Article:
Question: What do you think of what Bill Maher said on his show? Do you think he should be taken off the air? — Pearl

Televisionary: Honestly, Pearl? To me, it's not so much what he said as it is his right to say it. For the record, I've never been crazy about Maher or Politically Incorrect. I find him to be unbearably smarmy and largely unfunny, plus he's hosting a show the very title of which screams, "Watch us 'cause we're edgy and might offend your sensibilities!"

But why was everyone so surprised when he did just that?

And for those who didn't actually see Maher's Sept. 17 show, most of the reports quoting him as simply calling the U.S. "cowardly" weren't quite fair. If you read the entire transcript on ABC's site, it's clear his comments come off much worse when quoted out of context.

In Maher's defense, I think his biggest sin was a poor choice of wording in a larger discussion about how our country is viewed by others and, more importantly, about how crucial it is for us to understand that perspective if we want to deal with the matter effectively. Nonetheless, "coward" is a highly charged label and even though he chose it to play off President Bush's use of the word, aiming it at a country that just saw thousands of its citizens murdered on TV, was insensitive at best and demonstrated bad timing, even for a guy who's paid to air potentially unpopular opinions.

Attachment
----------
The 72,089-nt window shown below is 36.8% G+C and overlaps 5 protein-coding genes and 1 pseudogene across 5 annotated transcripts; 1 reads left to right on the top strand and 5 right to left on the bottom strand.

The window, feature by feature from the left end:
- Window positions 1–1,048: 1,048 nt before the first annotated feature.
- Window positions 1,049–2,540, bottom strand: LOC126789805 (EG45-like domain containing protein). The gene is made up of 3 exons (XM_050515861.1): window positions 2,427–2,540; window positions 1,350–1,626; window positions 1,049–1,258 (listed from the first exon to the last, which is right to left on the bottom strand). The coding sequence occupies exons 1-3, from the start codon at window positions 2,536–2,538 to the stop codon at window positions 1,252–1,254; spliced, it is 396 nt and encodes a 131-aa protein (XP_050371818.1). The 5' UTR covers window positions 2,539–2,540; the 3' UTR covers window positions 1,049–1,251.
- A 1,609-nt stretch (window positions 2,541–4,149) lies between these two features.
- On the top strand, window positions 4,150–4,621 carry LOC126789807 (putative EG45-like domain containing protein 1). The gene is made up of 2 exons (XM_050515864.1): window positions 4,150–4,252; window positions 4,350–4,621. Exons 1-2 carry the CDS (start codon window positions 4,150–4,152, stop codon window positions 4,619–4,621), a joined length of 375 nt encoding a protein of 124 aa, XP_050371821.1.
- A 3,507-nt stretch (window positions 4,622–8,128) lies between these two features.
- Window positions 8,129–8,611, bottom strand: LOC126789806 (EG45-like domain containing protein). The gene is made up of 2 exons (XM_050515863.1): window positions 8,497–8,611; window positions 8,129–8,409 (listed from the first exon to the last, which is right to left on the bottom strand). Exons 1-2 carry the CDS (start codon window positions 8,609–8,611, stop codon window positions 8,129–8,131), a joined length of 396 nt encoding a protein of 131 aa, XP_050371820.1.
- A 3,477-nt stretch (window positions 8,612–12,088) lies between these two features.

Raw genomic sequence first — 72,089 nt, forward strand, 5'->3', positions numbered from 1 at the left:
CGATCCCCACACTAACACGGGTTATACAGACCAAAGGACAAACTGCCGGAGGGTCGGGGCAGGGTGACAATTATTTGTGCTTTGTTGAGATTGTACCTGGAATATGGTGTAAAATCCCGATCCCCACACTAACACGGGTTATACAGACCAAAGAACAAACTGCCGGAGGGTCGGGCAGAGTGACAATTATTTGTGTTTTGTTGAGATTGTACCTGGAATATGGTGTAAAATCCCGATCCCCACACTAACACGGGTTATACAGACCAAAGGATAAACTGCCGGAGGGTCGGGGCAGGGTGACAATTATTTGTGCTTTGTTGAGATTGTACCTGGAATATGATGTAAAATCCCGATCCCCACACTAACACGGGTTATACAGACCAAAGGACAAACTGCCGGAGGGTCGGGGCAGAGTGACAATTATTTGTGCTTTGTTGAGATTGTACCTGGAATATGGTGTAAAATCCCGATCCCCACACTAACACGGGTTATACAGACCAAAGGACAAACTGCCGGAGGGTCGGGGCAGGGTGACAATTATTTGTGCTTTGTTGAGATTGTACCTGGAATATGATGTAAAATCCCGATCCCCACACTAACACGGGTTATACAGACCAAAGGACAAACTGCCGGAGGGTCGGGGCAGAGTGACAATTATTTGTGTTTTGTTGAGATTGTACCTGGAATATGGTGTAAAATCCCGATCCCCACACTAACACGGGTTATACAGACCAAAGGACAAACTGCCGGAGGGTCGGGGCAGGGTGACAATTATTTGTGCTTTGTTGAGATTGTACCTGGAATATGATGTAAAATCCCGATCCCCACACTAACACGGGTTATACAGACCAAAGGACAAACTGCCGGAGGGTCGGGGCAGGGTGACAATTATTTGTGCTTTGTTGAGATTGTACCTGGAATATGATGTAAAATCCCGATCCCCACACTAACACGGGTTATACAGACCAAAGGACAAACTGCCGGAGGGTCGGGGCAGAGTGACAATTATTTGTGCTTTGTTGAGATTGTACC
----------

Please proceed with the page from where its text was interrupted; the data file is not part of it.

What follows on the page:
No, I don't think Maher should lose his show for one ill-expressed thought. After weathering a storm of criticism, he issued an apology to anyone who misunderstood him, said his take on the situation "should have been expressed differently'' and then pledged a week's salary toward relief efforts. That sounds like "sorry" to me.

But my opinion alone matters little. While free speech is the American way, there's nothing in the Constitution granting Maher or anyone else the right to a network TV soapbox, just as there's nothing guaranteeing ABC sponsors who will stick with the show no matter what its host says. Maher's free to speak his mind on the air as long as his bosses let him. If those bosses decide its not in their best interest to keep him on, he'll be stuck airing those same views over drinks with his buddies. The advertisers are free to yank their money, as FedEx and Sears did, if they don't want their company name associated with what Maher says. That's just business and that, too, is the American way.

It's all part of our freedom — and it's never as neat and easy as we think it's going to be.